History Preserved August 2010
The Collection of the National Model Aviation Museum
|This month we will present items from the collection featuring Plymouth Motor Corporation’s involvement in aeromodeling. (See the April 2010 “History Preserved” piece.) This will focus more on the company’s community of clubs that introduced thousands of youngsters to model aviation. |
In the mid-to late 1940s, some Plymouth dealerships sponsored or developed local modeling clubs and sent several of the members to the 1947 and 1948 Plymouth International Model Plane Contests, or Internats.
Seeing this trend at the contests, the corporation saw an opportunity to create a formalized club structure. It named this group the Plymouth Aero League (PAL).
The first official PAL clubs were established in Detroit, Cincinnati, and Chicago. Procedures were devised for many of the clubs’ actions: how to conduct a contest, how to talk to the media, how to teach building and flying through developed tests and skill-building projects, and much more.
Each PAL club had a constitution, standardized to a point at which only a few blanks, such as location of meetings and town names, needed to be filled. The constitution stated that the purpose of each club was:
“to uphold traditions of the Plymouth Aero League and to promote building and flying of model planes … to develop skills, to increase knowledge and interest … all in the traditions of American sportsmanship and character building, to the end it will create better citizens.”
For approximately six months, new club potentials were separated from the rest of the members. Called “Squadrons,” they improved their aeromodeling skills using six projects, from ba sic cutting and construction exercises to outdoor rubber-powered model building. Students became qualified PAL club members when they obtained the required skills.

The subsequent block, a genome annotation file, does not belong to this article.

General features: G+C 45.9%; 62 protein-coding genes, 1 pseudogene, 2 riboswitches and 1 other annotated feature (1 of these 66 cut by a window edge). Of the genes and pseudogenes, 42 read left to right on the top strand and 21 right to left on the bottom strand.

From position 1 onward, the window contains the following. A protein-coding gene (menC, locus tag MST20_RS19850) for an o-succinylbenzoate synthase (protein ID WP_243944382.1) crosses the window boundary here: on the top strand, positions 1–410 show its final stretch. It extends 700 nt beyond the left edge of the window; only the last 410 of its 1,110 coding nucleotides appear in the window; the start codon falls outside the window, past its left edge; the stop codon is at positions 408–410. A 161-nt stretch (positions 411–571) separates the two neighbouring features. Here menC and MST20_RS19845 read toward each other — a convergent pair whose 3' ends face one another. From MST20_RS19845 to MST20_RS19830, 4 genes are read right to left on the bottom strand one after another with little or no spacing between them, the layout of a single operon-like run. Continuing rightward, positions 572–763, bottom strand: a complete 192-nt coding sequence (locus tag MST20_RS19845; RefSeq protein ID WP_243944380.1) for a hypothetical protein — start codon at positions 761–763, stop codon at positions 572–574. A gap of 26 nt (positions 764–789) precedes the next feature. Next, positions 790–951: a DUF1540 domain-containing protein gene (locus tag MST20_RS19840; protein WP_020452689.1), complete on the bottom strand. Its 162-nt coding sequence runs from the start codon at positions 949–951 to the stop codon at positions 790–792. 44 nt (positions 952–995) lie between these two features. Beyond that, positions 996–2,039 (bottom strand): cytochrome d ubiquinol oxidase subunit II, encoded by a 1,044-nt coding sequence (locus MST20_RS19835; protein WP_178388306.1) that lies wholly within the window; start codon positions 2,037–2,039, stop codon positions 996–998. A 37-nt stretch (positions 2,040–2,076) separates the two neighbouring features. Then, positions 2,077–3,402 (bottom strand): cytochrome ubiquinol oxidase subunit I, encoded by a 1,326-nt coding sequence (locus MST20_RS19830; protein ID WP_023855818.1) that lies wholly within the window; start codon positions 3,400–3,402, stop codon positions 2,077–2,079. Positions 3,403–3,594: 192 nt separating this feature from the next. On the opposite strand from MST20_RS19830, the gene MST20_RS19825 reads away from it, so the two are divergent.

When students graduated, they participated with the other full-fledged club members, receiving advanced training with gas-powered and CL models. They participated in the dealer-run contests; the flier who placed the highest received a paid trip to compete at the Internats.
Students were given rankings based on their age and training, and they received enameled pins and badges of various colors for this education. Also available to clubs were certificates of achievement, membership cards, patches, squadron stripes, and service stars. Each club decided what it would distribute.
Plymouth intended to concentrate its aeromodeling interests on the PAL when it ended the Internats in 1953, but by late 1954 or early 1955, the company determined that it would be best to transfer the PAL to the AMA for administration under the Plymouth name.
The company retained some supervision of decisions during the first year of management. It is unknown from information in the Archives exactly what happened to the PAL or whether or not the transfer actually occurred.
From the museum’s collection of a few letters dated 1956 and 1957, it appears that Plymouth all but dropped the program as changes in staff were made and concentration was placed in other areas. Although the PAL club lasted less than a decade, it made an impression on a generation of aeromodeling interested youth.
The Archives thanks those who wrote and called with offers of photographs and other materials from the Plymouth Internats. If you have mementos that can be showcased in this monthly feature and would like to donate, please contact the National Model Aviation Museum.
Cover of a PAL club member booklet,